Are NFL Storylines a Little Too Unreal?

NFL Logo
NFL: National Football League or Nuts For Lewis?

I admit, I’ve really only been a serious fan of football since the start of the new millennium. So what I’m about to ponder will most likely seem ridiculous – something to which my wife would readily agree. Still, I will press forward with my skepticism about some of the things that go on in the NFL. Since I started watching the NFL regularly, there have been some storylines that are just a little bit too good to be true. Not for the fans, but for the media and the league marketing department.

Here are some that come to mind.

  • John Elway, perennially denied a Superbowl victory, finally wins the big game. Twice in two years, including in his final game. Don’t get me wrong, those were some really good Bronco teams, but back-to-back SB wins from a 38 year-old QB seems a bit unlikely.
  • St. Louis Rams, “The Greatest Show on Turf,” lose (on turf) to a rookie QB despite being 14 point favorites. It wasn’t even supposed to be a contest.
  • The proliferation of low-seeded teams or teams with relatively weak records to emerge as Superbowl champs in the past decade (Steelers ’06, Giants ’07, Packers ’11, Giants ‘12). And we could be adding the Ravens to the list this year.
  • HOF running back Jerome Bettis wins the SB in his last game (on a 6 seed team). Michael Strahan wins SB in his last season (on a 5 seed team). I already mentioned Elway, and now Ray Lewis could go out a champion.
  • How about the Giants over the 18-0 Patriots? Looked like Superbowl XXXVI all over again. (BTW – I might’ve been the only person in America who picked the Giants that year.)
  • How about a Giants/Patriots rematch in a year (2012) that should’ve been Niners/Ravens? Not to worry, the Harbaugh Bowl was merely delayed for a year. And now it just got better with the added factor of the Ray Lewis spectacle…

Why I Bring This Up Now

First, the recent “he said, he said” between former wide receiver Tim Brown and former head coach Bill Callahan. The gist is that Brown implied Callahan ‘sabotaged’ Superbowl XXXVII because he hated the Raiders and wanted to see his friend John Gruden win, instead. Brown’s assertion is extreme, but he did at least get confirmation from former teammate Jon Ritchie, who stated that the Raiders spent all week practicing for a game plan which they completely discarded come game time. Callahan immediately denied Brown’s accusations. Regardless of who you believe, it puts even that Superbowl in the shadow of the sportlight.

Then there was this little gem from Peter King’s MMQB column (Tuesday edition).

Jim, a reader from Regina, Saskatchewan, wrote:

Any idea why the Patriots appeared to run exactly the same offensive scheme against the Ravens that the Broncos had failed with the week before? Lots of inside runs, short passes in the flat, short crossing patterns. If they were trying to make Ray Lewis look good, that was the offense to do it with. And then both head coaches choked in key situations – Bill Belichick punting from the 34, John Fox telling Peyton Manning to run on third-and-seven? Did they forget they both have the best quarterbacks of their generation?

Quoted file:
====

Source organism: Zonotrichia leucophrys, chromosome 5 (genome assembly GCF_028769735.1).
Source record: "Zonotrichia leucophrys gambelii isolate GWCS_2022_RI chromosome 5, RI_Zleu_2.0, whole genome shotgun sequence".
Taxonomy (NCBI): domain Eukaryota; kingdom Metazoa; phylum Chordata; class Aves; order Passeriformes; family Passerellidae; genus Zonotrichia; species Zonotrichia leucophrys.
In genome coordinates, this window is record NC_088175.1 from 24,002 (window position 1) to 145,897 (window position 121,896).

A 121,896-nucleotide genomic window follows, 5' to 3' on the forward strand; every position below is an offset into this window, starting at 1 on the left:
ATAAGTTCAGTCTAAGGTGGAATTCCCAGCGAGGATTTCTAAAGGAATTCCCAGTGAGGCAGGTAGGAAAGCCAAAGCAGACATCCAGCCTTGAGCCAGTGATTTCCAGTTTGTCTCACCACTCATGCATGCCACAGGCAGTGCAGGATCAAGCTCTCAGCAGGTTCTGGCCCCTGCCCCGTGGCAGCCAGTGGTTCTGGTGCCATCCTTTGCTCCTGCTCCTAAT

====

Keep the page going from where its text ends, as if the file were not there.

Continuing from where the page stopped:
You can draw your own conclusions…

No Conspiracy Theories—Just Skepticism

It just seems strange to me that both the AFC and NFC runner up from last year would make the Conference Championship Game the very next year. And, after the hoopla about the possibility of two brothers going against each other in the big game last year, it’s not a stretch to maintain that marketing machines and the media saw a story they could sure sink their teeth into this year. Then add the Ray Lewis farewell tour into the mix and there’s no way the Patriots were going to be allowed back to the Superbowl. What about the Falcons? Sure, Atlanta hasn’t won, but Matt Ryan is young and there’s plenty of time for them to get there. I’m betting they’ll be back.

For the record, I don’t care about the Harbaughs. I think they’re both good coaches. I don’t particularly like Ray Lewis and being married to a Steeler fan while living in Cincinnati, I’m starting to really hate Baltimore. Still, I’ll close with this: Ray Lewis may not have murdered anyone, but the media spectacle that has become his self-proclaimed farewell is killing my appetite for the NFL.

—Ryan Varney


Wade Boggs and the Field of Dreams – My Youth Lives Again

Today I surrendered to sweet nostalgia. My childhood was resurrected as I read a story that brought together three influential icons of my youth. For virtually every other human on the planet, this story was relatively meaningless, but for me it created the perfect storm of reflection.

(Quit blathering and get on with it, right?)

The story was about how the baseball complex used in the movie Field of Dreams was recently purchased by a group that included baseball HOFer Wade Boggs, with the goal of developing it into a multimillion dollar baseball and softball complex. It would also keep the complex from fading into obscurity.

So why is this story such a big deal for me? Three things: Wade Boggs, Field of Dreams and W.P. Kinsella.

A Little Personal History

I grew up in Northwest Ohio (Toledo), moved to Chicago and now currently reside in Cincinnati. As a kid I grew up listening to Ernie Harwell do Tiger games every night. So why am I a diehard Boston Red Sox, Boston Bruins and New England Patriots fan?

Wade Boggs. For some reason, when I was eight years old, I took a liking to Wade Boggs, the baseball player. As an adult, I’m a little incredulous that my parents would let me idolize a proven womanizer and ridiculously heavy drinker – it’s been noted that Boggs would actually drink a case of beer after games. Then there’s the old joke that says he hit .800 with women in scoring position. But I digress…

Wade Boggs single-handedly turned me into a Red Sox fan, which then translated into me following the Bruins and Patriots. I learned heartbreak and pessimism quickly as immediately the Patriots got crushed in Superbowl XX, the Red Sox suffered through the Buckner World Series loss and the Bruins fell to the Edmonton Oilers in ’88 and again in ’90. Thank God for the new millennium.